physical environment contributes greatly to their contentedness with life. 

    A healthy environment also provides recreational opportunities, allowing 

    people to take part in activities they value. The clean, green environment 

    is also integral part of national identity, and guardianship of the land 

    and other aspects of the physical environment is seen as important part 

    of social wellbeing.

    Comprehension questions

    1. What is physical environment according to the author?

    2. Which activities people can do on land?

    3. Why the writers say that physical environment affects human 


    4. Do you think physical environment can influence the food people 

    eat? Explain.

    5. Explain the importance of healthy environment as described in 

    the passage.

    7.1.2. Application activity: 


    7.2. Describing environmental features and their roles

    7.2.1. Learning activity: Reading and Text analysis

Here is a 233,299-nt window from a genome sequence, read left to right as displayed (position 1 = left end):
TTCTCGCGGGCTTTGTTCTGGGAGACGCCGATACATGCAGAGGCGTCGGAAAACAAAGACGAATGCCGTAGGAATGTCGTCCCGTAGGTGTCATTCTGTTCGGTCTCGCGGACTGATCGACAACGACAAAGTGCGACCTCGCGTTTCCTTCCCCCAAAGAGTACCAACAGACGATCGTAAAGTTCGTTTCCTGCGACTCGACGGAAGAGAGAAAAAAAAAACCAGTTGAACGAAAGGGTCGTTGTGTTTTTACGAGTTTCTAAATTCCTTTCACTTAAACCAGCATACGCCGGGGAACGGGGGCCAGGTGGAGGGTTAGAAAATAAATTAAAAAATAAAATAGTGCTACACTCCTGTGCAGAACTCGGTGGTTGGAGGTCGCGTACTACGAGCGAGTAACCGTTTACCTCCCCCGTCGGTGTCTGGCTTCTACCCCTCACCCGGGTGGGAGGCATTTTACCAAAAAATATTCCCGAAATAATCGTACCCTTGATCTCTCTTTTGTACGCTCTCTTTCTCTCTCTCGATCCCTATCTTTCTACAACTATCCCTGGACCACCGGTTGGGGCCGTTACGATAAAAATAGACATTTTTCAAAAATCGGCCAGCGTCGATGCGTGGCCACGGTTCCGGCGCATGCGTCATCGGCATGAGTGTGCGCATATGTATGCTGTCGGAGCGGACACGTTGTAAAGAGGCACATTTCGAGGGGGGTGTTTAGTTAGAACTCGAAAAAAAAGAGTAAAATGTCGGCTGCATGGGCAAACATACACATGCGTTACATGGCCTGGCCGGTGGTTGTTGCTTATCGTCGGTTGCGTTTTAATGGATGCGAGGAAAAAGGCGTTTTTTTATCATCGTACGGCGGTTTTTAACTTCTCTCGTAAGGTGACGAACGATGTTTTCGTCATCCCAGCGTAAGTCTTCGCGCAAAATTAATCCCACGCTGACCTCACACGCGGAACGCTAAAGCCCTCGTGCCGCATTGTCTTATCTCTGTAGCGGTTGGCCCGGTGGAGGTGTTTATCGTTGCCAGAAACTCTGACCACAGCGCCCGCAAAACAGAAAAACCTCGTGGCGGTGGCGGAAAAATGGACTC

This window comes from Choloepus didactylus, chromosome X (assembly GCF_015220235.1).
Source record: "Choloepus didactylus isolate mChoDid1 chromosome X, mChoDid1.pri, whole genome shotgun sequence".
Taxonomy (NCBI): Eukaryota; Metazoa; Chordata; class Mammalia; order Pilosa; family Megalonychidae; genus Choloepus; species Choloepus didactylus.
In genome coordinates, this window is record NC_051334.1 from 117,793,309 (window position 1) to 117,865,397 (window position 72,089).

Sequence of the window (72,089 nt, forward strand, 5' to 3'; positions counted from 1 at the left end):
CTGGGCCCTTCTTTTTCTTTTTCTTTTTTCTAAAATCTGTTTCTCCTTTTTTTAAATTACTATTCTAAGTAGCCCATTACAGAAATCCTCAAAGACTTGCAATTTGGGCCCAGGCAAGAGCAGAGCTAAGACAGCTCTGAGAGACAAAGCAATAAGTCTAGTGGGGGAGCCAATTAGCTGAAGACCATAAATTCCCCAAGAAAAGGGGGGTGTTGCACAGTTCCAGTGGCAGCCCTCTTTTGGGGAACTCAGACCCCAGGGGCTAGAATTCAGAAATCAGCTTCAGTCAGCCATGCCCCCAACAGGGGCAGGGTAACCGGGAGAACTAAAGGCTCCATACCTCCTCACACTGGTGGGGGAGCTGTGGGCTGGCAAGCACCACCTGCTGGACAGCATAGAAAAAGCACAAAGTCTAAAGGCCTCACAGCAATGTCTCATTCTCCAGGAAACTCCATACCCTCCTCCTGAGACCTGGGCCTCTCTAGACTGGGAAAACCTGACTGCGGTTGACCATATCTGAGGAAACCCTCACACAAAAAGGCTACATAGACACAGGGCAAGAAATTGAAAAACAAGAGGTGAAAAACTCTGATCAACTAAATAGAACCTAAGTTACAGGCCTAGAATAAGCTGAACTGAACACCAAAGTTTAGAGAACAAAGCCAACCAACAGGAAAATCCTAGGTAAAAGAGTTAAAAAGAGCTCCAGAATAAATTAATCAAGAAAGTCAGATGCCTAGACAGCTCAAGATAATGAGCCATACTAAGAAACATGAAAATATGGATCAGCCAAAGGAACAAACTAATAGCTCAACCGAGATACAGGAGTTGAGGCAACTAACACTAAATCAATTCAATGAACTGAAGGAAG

Read the following text and answer questions given: 

    • A text: Environmental Features 

    Rwanda has a temperate tropical highland climate, with lower 

    temperatures than are typical for equatorial countries due to its 

    high elevation. Kigali, in the centre of the country, has a typical daily 

    temperature range between 12 °C (54 °F) and 27 °C (81 °F), with little 

    variation through the year. There are some temperature variations 

    across the country; the mountainous west and north are generally cooler 

    than the lower-lying east. 

    There are two rainy seasons in the year. The first runs from February to 

    June and the second from September to December. These are separated 

    by two dry seasons: the major one from June to September, during which 

    there is often no rain at all, and a shorter and less severe one from 

    December to February. Rainfall varies geographically, with the west 

    and northwest of the country receiving more precipitation annually 

    than the east and southeast.

    Mountains dominate central and western Rwanda. These mountains are 

    part of the Albertine Rift Mountains that flank the Albertine branch of 

    theEast African Rift. This branch runs from north to south along Rwanda’s